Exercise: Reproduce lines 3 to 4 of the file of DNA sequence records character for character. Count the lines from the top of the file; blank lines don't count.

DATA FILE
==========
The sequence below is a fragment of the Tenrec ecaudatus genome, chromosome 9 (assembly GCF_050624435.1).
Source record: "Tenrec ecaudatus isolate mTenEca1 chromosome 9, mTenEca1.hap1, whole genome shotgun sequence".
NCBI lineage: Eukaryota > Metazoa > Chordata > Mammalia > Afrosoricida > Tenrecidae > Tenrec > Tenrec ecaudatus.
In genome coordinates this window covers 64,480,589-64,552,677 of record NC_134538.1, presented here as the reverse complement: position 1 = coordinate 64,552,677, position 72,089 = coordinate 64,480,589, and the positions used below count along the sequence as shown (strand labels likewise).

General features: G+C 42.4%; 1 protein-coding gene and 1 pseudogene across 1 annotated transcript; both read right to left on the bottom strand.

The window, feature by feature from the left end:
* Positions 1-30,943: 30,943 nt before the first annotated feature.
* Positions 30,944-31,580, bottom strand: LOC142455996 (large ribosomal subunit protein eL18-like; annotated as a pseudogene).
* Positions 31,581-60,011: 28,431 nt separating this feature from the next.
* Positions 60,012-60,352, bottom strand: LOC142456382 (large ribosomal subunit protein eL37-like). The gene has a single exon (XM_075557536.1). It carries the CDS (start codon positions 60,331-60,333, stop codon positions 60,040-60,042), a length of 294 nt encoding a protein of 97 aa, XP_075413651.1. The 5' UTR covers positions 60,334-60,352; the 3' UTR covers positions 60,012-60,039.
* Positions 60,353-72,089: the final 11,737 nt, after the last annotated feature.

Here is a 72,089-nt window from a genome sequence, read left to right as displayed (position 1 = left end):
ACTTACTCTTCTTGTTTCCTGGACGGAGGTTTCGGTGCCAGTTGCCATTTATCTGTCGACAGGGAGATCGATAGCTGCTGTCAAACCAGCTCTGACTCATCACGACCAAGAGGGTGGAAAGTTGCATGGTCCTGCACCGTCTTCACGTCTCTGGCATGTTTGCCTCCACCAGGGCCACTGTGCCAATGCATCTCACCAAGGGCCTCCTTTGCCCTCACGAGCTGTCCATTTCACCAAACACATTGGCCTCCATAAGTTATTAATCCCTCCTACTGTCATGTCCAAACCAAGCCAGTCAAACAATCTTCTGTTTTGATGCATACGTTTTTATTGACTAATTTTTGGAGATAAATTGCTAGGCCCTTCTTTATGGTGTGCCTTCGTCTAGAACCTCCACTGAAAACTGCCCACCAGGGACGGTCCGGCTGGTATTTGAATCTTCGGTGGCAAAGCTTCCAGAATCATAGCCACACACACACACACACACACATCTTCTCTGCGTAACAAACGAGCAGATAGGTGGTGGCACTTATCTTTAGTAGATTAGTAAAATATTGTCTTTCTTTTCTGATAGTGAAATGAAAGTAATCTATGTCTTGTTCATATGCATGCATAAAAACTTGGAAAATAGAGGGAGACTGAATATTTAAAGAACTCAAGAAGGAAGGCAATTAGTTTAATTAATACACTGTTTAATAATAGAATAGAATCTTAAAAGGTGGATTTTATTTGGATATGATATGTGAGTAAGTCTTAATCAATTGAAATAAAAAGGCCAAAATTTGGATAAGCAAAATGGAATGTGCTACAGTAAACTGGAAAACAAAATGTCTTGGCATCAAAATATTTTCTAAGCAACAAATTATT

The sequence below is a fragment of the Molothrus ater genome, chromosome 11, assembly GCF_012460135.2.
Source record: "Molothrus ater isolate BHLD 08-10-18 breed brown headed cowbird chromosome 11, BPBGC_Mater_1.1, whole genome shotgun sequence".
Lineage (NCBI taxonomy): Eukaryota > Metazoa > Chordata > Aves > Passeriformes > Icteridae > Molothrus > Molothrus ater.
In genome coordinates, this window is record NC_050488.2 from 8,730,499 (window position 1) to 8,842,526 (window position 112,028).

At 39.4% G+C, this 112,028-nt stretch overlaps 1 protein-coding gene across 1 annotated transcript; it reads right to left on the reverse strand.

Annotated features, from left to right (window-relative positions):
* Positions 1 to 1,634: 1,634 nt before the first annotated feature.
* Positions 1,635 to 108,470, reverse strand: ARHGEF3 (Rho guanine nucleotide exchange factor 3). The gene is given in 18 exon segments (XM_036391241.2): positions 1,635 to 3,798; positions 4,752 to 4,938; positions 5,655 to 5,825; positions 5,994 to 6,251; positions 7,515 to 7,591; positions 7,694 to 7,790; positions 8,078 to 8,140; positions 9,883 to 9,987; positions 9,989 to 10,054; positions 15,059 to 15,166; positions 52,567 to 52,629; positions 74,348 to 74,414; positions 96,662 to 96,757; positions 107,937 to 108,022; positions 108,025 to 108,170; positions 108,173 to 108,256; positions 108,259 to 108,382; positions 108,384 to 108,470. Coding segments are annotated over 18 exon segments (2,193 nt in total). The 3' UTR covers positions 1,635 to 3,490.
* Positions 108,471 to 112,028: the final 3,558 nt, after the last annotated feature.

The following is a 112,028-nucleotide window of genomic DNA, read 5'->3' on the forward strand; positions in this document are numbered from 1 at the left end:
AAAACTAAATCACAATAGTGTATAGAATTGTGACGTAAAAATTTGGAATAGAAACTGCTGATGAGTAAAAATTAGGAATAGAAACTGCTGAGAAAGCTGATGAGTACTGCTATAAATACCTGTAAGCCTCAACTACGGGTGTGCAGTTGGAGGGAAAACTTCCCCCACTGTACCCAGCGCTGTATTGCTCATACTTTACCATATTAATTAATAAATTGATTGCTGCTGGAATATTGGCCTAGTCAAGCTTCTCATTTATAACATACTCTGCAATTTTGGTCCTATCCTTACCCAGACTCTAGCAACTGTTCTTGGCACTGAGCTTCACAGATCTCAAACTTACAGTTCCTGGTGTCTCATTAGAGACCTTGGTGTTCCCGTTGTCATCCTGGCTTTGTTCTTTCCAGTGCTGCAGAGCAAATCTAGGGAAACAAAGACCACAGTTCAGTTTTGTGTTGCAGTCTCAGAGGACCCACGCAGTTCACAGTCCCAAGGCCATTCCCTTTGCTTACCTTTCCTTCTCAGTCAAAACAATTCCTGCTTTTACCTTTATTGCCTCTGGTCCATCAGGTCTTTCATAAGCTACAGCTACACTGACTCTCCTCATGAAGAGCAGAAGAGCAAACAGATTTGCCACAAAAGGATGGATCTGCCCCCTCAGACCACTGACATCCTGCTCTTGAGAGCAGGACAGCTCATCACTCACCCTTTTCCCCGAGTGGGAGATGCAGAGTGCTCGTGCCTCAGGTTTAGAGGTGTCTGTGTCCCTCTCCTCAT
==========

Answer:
NCBI lineage: Eukaryota > Metazoa > Chordata > Mammalia > Afrosoricida > Tenrecidae > Tenrec > Tenrec ecaudatus.
In genome coordinates this window covers 64,480,589-64,552,677 of record NC_134538.1, presented here as the reverse complement: position 1 = coordinate 64,552,677, position 72,089 = coordinate 64,480,589, and the positions used below count along the sequence as shown (strand labels likewise).